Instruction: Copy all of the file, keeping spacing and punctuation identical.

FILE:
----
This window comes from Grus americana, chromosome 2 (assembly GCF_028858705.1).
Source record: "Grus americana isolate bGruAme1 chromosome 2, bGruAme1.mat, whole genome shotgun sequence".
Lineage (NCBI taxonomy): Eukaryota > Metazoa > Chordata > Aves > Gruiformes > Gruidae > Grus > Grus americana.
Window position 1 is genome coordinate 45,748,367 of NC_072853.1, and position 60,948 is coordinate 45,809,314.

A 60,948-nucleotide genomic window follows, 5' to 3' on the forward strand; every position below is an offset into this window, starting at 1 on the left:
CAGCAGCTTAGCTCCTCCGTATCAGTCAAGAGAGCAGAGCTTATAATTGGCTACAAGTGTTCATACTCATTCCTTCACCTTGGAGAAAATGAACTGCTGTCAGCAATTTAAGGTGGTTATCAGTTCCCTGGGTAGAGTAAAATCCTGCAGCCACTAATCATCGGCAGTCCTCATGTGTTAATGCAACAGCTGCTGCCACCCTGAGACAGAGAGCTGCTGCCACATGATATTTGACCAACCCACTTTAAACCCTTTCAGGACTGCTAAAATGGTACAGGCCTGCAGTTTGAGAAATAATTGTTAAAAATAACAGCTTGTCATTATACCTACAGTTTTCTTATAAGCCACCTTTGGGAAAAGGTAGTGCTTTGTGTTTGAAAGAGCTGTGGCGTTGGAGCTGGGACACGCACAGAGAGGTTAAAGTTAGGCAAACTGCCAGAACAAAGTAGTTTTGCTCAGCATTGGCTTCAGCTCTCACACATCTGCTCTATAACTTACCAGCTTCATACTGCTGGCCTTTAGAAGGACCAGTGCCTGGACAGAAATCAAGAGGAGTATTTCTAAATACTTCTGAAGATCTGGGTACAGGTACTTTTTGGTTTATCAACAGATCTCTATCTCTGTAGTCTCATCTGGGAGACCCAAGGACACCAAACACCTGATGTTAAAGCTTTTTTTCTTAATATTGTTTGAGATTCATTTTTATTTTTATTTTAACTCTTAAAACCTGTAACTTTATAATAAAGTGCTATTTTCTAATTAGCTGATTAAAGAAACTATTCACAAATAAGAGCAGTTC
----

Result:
This window comes from Grus americana, chromosome 2 (assembly GCF_028858705.1).
Source record: "Grus americana isolate bGruAme1 chromosome 2, bGruAme1.mat, whole genome shotgun sequence".
Lineage (NCBI taxonomy): Eukaryota > Metazoa > Chordata > Aves > Gruiformes > Gruidae > Grus > Grus americana.
Window position 1 is genome coordinate 45,748,367 of NC_072853.1, and position 60,948 is coordinate 45,809,314.

A 60,948-nucleotide genomic window follows, 5' to 3' on the forward strand; every position below is an offset into this window, starting at 1 on the left:
CAGCAGCTTAGCTCCTCCGTATCAGTCAAGAGAGCAGAGCTTATAATTGGCTACAAGTGTTCATACTCATTCCTTCACCTTGGAGAAAATGAACTGCTGTCAGCAATTTAAGGTGGTTATCAGTTCCCTGGGTAGAGTAAAATCCTGCAGCCACTAATCATCGGCAGTCCTCATGTGTTAATGCAACAGCTGCTGCCACCCTGAGACAGAGAGCTGCTGCCACATGATATTTGACCAACCCACTTTAAACCCTTTCAGGACTGCTAAAATGGTACAGGCCTGCAGTTTGAGAAATAATTGTTAAAAATAACAGCTTGTCATTATACCTACAGTTTTCTTATAAGCCACCTTTGGGAAAAGGTAGTGCTTTGTGTTTGAAAGAGCTGTGGCGTTGGAGCTGGGACACGCACAGAGAGGTTAAAGTTAGGCAAACTGCCAGAACAAAGTAGTTTTGCTCAGCATTGGCTTCAGCTCTCACACATCTGCTCTATAACTTACCAGCTTCATACTGCTGGCCTTTAGAAGGACCAGTGCCTGGACAGAAATCAAGAGGAGTATTTCTAAATACTTCTGAAGATCTGGGTACAGGTACTTTTTGGTTTATCAACAGATCTCTATCTCTGTAGTCTCATCTGGGAGACCCAAGGACACCAAACACCTGATGTTAAAGCTTTTTTTCTTAATATTGTTTGAGATTCATTTTTATTTTTATTTTAACTCTTAAAACCTGTAACTTTATAATAAAGTGCTATTTTCTAATTAGCTGATTAAAGAAACTATTCACAAATAAGAGCAGTTC